|The tool kit on my Royal Enfield Bullet shamelessly includes a bungee cord.|
Wrote one Royal Enfield owner, in 2015: "The charming bungee cords are responsible for holding the storage compartments closed and keeping the center stand up. The locks on the little compartments rattled off a long time ago (this is a single-cylinder bike after all; lots of vibration) and the center stand spring has sprung."
I've also admitted that a bungee cord holds a place of honor inside the toolbox on my own Royal Enfield Bullet — just in case.
Nevertheless, I was unaware of the long history of the bungee cord in British engineering.
Recently, looking up the entry on the World War II Bristol Blenheim bomber in Wikipedia, I encountered this factoid:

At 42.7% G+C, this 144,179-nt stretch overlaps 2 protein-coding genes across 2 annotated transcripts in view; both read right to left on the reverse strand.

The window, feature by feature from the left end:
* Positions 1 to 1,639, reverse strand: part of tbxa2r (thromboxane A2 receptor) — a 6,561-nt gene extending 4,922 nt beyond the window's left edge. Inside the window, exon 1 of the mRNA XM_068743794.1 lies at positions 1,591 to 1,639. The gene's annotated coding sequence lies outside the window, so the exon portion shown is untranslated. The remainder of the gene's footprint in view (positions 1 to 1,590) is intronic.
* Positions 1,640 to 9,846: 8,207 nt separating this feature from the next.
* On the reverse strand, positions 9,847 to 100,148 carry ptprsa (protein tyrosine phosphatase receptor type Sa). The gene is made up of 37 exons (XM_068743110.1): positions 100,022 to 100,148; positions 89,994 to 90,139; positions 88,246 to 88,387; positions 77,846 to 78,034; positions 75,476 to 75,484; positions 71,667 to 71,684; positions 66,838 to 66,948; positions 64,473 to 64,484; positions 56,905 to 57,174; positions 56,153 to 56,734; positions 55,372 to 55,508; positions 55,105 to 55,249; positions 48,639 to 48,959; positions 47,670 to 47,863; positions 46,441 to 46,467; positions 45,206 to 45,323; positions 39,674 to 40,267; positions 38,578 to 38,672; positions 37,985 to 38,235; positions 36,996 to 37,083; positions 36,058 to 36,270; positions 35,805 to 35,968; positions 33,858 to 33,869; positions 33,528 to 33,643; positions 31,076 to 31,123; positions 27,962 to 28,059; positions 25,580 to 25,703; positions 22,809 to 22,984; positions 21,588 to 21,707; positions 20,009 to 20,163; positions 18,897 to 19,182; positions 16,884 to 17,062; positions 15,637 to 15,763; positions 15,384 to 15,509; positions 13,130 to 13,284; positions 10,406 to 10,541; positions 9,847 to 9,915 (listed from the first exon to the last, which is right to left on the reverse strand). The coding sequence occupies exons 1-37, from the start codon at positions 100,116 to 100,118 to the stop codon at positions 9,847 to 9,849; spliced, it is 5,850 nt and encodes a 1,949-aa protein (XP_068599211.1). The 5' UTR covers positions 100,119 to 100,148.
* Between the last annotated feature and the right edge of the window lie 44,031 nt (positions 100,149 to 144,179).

"Like most contemporary British aircraft, the bomb bay doors were kept closed with bungee cords and opened under the weight of the released bombs. Because there was no way to predict how long it would take for the bombs to force the doors open, bombing accuracy was consequently poor."
|The Bristol Blenheim, proud military user of bungee cords.|
"Bungee cords have been used to provide a lightweight suspension for aircraft undercarriages from before World War I, and are still used on many small home built aircraft where weight remains critical. Bungee cords were also used in parachuting to assist in opening the old-style parachute container after the ripcord was pulled."
So, long before anyone ever thought to jump off a bridge only to be saved from death by a bungee cord, aviators were literally betting their lives on bungees.
Next time I need a bungee to strap up the center stand of my Royal Enfield, I'll be more respectful.
This valiant tool isn't the source of shame I had assumed.